LOUISVILLE, Ky. -- The Kentucky Wildcats are still the team to beat in this NCAA tournament, make no mistake about that. But this weekend at the KFC Yum! Center proved the Wildcats aren't unbeatable, despite their 36-0 record.
Sure, the tournament’s top overall seed won both games and dispatched the eighth-seeded Cincinnati Bearcats 64-51 on Saturday. Yet sluggish starts, spotty outside shooting and opponents who showed little fear suggest Kentucky will have to play much better to attain its twin quests of perfection and a national title.
All that really matters for now is that the Wildcats are marching on to the Sweet 16 in Cleveland. Here are five observations from Saturday’s victory over a pesky group of Bearcats, as Big Blue got within four wins of 40-0:
Cincinnati players and coaches talked Friday about how they had to deny Kentucky easy transition points and how they absolutely couldn’t allow Willie Cauley-Stein to throw down one of his momentum-changing, Vine-worthy dunks. Quadri Moore temporarily forgot that plan late in the first half, when he bricked an ill-advised 3-point shot that allowed the Wildcats to get on a fast break the other way. The sequence ended with Cauley-Stein nearly breaking Moore’s chest with a thunderous slam that included a foul by Moore. That play definitely sparked Kentucky, which trailed most of the first half but scored the final 10 points before intermission and never faced a deficit again.
It should come as no surprise to anyone who has paid attention to Cincinnati basketball over the years that the Bearcats did not back down an inch against Kentucky. The Bearcats did an excellent job of mucking up the game, clogging the paint with their matchup zone and making this a street fight. On offense, they ran several pick-and-rolls -- to take advantage of one of the Wildcats’ lone defensive weaknesses -- and weren’t afraid to go at the towers inside. They got the game mostly at their preferred pace and won the rebounding battle. But Cincinnati simply lacked enough offensive skill to pull off the upset, as evidenced by some horrific second-half shooting (9-for-37 from the field, 0-for-7 on 3s), and Kentucky's crazy depth eventually won out. Still, future Kentucky opponents will likely study this film closely.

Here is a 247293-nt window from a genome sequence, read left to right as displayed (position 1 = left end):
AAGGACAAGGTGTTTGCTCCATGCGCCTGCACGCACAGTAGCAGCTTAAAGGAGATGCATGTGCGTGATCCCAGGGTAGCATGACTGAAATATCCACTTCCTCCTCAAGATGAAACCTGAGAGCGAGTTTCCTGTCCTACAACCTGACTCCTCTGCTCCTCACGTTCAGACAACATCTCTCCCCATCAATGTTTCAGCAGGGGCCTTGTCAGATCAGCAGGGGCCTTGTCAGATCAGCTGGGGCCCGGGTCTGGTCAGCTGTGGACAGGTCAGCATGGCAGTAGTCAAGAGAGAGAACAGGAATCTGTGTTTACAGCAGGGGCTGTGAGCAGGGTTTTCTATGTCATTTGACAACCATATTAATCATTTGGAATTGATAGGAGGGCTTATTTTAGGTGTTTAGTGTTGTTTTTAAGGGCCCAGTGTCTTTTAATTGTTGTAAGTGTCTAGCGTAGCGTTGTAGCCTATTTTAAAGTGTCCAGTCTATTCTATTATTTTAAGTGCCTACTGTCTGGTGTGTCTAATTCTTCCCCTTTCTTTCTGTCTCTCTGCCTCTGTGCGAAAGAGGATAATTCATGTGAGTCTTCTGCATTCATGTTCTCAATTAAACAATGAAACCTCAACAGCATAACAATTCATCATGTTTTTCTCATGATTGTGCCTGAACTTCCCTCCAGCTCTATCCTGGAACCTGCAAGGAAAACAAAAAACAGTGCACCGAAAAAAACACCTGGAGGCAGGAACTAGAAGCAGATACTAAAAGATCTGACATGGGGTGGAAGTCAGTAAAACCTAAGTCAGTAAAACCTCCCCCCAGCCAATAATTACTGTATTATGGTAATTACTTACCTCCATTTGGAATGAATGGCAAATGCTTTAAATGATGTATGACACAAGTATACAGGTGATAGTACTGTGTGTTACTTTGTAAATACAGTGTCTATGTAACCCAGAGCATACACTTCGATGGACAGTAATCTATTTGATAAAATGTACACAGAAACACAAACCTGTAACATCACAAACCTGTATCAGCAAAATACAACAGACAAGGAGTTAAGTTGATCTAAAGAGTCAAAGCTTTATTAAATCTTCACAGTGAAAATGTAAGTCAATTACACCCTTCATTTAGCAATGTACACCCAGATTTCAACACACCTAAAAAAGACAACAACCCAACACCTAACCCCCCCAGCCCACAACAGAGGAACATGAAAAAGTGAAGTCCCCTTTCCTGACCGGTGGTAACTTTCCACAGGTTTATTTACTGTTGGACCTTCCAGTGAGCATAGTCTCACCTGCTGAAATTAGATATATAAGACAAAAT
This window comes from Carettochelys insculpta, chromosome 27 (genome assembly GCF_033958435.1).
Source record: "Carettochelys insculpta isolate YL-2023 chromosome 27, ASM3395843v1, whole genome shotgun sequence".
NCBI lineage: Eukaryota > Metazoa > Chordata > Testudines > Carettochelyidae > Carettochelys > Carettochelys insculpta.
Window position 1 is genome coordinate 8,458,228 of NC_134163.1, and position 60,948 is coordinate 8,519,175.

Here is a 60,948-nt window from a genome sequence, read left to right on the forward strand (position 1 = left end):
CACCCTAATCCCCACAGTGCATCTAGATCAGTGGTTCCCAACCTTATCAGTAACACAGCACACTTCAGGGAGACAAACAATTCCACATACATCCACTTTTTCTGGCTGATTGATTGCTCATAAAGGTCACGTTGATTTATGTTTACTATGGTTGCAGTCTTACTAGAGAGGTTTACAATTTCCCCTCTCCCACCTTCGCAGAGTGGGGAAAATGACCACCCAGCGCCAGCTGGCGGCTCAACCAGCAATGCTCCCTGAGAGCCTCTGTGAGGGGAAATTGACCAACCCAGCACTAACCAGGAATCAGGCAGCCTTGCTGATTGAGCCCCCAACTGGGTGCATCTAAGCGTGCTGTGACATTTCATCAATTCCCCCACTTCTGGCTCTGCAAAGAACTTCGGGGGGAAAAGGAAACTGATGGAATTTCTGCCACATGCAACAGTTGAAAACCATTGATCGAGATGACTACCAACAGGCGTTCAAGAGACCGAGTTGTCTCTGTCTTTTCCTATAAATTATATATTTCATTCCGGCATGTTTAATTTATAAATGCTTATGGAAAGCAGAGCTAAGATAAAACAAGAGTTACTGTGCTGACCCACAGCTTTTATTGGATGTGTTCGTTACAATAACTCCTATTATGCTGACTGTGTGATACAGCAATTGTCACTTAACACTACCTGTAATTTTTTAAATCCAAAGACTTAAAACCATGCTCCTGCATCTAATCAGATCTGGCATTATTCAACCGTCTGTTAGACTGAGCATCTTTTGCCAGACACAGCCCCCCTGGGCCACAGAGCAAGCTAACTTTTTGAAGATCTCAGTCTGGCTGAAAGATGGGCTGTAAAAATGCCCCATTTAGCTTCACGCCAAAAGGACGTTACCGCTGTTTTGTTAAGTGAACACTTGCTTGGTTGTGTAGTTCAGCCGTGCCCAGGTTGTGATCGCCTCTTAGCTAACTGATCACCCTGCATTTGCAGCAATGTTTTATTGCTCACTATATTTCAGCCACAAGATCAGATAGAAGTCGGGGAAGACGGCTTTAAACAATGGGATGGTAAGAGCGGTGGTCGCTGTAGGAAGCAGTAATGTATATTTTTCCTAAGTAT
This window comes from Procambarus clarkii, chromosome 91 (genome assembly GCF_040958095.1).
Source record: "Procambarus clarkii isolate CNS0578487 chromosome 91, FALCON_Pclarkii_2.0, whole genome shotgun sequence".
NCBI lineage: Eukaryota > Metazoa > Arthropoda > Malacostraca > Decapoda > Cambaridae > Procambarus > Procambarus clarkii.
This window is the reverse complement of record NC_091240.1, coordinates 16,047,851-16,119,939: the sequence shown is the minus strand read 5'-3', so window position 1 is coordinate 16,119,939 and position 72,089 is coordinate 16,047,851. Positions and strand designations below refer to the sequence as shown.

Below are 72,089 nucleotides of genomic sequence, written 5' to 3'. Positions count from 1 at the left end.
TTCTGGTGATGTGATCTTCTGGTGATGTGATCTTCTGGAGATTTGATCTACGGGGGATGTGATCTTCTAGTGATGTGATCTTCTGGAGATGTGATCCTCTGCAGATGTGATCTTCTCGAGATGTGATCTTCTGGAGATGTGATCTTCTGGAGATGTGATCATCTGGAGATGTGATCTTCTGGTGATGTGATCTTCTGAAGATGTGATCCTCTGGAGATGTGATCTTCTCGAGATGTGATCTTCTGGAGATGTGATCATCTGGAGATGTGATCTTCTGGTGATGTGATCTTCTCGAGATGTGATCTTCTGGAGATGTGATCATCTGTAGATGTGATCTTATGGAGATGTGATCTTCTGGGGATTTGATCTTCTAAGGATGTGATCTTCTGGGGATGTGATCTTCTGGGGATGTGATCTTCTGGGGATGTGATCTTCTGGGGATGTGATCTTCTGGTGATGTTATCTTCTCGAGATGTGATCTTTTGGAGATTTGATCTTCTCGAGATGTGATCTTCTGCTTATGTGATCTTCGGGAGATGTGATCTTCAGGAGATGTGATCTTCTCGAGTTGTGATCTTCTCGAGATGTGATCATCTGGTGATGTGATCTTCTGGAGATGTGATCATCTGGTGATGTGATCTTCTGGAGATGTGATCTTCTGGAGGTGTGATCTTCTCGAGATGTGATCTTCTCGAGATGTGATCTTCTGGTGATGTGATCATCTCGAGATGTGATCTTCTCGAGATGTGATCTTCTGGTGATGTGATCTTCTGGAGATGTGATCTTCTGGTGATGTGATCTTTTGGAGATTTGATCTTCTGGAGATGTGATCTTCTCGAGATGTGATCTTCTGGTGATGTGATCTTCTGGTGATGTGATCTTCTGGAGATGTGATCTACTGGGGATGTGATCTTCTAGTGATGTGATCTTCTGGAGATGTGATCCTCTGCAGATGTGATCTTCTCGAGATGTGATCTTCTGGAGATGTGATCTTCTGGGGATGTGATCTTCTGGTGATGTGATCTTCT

Sooner rather than later, as the competition keeps improving, Kentucky’s guards will need to start making some shots from the outside. Devin Booker, who was the team’s top sniper for much of the season, has been in a deep funk for a few weeks and couldn’t find his stroke at all in Louisville. He went 0-for-7 beyond the 3-point arc in both games, though to his credit he did start driving to the basket more in Saturday’s second half. Kentucky was just 7-for-25 on 3-pointers at the Yum! Center. Aaron Harrison, who seems to get hot only in the biggest moments, did drain two important 3s in the second half Saturday. Still, opponents will continue to pack in their defenses until the Wildcats prove they can hit shots consistently over the top of the zone.
Tyler Ulis' biggest game in his freshman season came here at the Yum! Center, when he provided crucial minutes in a December win at Louisville. He continued his great play in the Derby City in both games of this tournament. John Calipari couldn’t take the 5-foot-9 point guard off the floor, as Ulis played more minutes than any other Wildcat in the pair of wins. The Harrison twins both played well Saturday too, but Kentucky’s best lineup right now has Ulis in charge of the offense. He had nine points, five assists and the 3-pointer in the second half that finally broke Cincinnati's back.
Don’t underestimate the power of the crowd here Saturday. The Yum! Center was nearly wall-to-wall blue, and the place felt like Rupp Arena at times. The crowd really got egged on by Cincinnati’s Octavius Ellis, who was all too happy to play the villain’s role. When the Wildcats needed some energy -- which was more often than Calipari would have liked -- their fans were there to provide it all weekend. The Big Blue mist will now try to infiltrate Cleveland.